The Merry Adventures of Robin Hood by Howard Pyle
My rating: 4 of 5 stars
A rollicking good time. This long version by traditional storyteller Howard Pyle hums with the merriment of Robin's band of brothers. Their adventures involve bringing justice to folks in need, at the expense of the apathetic or oppressive rich and powerful passing near Sherwood forest.
It struck me that Robin Hood presents some lessons from the 1200s on masculinity, which we might not learn in our culture. The typical reference to Robin's merry men today tends to be an off color homosexual reference, which only shows how little we understand true masculinity.
1. Good men are quick to laugh, not because they are fools but because they pursue a life of joy.
2. True men can laugh at themselves. They are not so caught up in their ego, pride or machismo that they don't see when they have BEEN the joke.
3. Real men aren't afraid of others of superior ability, but invite them to join them in common cause. This strengthens them in a community that depends on others. It is amazing how many times Robin loses a fight, then asks the winner to join him.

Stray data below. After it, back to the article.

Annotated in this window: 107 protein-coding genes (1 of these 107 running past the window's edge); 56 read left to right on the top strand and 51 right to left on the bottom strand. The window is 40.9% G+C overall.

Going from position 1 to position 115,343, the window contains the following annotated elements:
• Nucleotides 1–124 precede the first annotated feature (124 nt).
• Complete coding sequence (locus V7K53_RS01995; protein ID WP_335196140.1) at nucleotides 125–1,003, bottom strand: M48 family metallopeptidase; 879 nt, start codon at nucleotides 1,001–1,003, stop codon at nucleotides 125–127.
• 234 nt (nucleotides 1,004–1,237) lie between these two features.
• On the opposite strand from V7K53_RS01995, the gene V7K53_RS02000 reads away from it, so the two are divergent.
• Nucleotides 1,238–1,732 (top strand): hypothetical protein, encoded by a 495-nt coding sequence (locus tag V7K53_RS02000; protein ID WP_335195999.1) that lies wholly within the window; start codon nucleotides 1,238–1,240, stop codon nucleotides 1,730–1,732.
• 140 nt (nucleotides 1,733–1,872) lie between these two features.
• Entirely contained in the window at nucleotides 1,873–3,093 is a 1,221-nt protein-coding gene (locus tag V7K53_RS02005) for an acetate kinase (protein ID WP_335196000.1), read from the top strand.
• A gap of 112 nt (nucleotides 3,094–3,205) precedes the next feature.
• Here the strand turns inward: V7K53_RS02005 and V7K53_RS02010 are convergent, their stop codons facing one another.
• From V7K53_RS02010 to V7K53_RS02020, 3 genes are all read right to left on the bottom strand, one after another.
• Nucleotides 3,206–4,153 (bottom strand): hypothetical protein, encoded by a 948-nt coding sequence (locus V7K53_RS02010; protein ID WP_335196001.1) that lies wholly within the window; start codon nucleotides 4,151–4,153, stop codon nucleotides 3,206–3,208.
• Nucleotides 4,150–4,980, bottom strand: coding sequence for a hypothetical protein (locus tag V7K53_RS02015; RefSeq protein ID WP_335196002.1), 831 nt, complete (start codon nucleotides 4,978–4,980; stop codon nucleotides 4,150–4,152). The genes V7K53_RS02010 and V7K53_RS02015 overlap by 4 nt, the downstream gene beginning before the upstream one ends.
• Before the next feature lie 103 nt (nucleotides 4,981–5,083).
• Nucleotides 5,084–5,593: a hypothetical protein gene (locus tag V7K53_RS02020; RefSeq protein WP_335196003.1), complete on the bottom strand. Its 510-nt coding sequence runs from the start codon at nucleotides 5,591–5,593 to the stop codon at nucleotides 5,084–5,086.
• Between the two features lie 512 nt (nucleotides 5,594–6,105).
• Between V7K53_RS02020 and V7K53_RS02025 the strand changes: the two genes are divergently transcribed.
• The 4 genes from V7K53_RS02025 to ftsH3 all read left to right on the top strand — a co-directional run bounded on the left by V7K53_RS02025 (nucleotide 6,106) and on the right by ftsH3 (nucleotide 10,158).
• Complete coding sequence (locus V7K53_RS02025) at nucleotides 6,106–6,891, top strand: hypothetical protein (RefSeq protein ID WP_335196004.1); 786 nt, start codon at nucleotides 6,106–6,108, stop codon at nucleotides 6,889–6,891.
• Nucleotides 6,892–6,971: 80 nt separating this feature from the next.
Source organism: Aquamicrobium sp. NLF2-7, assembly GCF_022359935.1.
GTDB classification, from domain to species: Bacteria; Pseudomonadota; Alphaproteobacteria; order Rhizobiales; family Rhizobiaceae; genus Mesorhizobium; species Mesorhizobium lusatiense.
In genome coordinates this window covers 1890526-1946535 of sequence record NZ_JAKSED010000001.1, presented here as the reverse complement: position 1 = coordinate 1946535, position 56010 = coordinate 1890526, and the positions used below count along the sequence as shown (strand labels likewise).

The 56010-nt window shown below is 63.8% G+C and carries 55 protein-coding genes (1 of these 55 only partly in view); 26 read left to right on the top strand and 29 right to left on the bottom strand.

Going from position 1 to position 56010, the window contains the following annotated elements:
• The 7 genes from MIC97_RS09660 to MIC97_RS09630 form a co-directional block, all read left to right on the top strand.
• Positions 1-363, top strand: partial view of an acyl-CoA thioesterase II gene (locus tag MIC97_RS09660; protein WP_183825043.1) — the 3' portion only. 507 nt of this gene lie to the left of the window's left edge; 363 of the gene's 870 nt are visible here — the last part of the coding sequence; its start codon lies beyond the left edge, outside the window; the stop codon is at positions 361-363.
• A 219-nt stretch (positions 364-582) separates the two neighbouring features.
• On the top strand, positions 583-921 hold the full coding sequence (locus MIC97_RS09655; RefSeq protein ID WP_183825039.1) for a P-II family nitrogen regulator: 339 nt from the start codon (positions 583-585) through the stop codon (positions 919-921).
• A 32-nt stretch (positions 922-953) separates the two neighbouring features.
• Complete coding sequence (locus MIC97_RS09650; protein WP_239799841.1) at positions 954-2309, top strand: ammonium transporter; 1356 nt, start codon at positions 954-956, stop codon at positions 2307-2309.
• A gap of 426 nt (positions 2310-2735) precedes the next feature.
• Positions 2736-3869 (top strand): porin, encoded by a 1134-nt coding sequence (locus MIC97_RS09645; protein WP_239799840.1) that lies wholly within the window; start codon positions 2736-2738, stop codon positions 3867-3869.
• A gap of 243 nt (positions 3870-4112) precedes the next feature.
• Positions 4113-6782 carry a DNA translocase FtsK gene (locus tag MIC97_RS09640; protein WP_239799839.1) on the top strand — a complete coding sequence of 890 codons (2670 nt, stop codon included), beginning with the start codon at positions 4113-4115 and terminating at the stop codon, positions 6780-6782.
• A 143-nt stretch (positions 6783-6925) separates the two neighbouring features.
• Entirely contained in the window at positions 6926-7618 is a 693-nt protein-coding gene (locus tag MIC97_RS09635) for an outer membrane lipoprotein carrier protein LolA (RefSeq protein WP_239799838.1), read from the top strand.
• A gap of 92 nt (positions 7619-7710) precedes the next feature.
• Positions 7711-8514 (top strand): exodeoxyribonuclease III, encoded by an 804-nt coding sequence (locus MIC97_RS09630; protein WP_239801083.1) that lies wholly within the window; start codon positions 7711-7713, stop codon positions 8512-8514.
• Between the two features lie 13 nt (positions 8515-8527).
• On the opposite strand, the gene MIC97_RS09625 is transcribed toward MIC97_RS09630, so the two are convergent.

4. Men trust other friends with their lives. We need friends to share our fight, walk our road, and tell our stories with us.
Be a real man like Robin Hood.
I'm not sure it was intended originally, but the premise presents a powerful parallel with David, outlawed from Saul in 1 Samuel. Both David and Robin gather those indebted or out of favor or outlawed to the king. Both are really in the right and will be vindicated in the future. Both work for the good of the kingdom (and themselves) before that time comes, by plundering God's enemies. Both are pursued by the oppressive authorities (Saul, the Sheriff), but are vindicated by higher authorities (God, King Richard).
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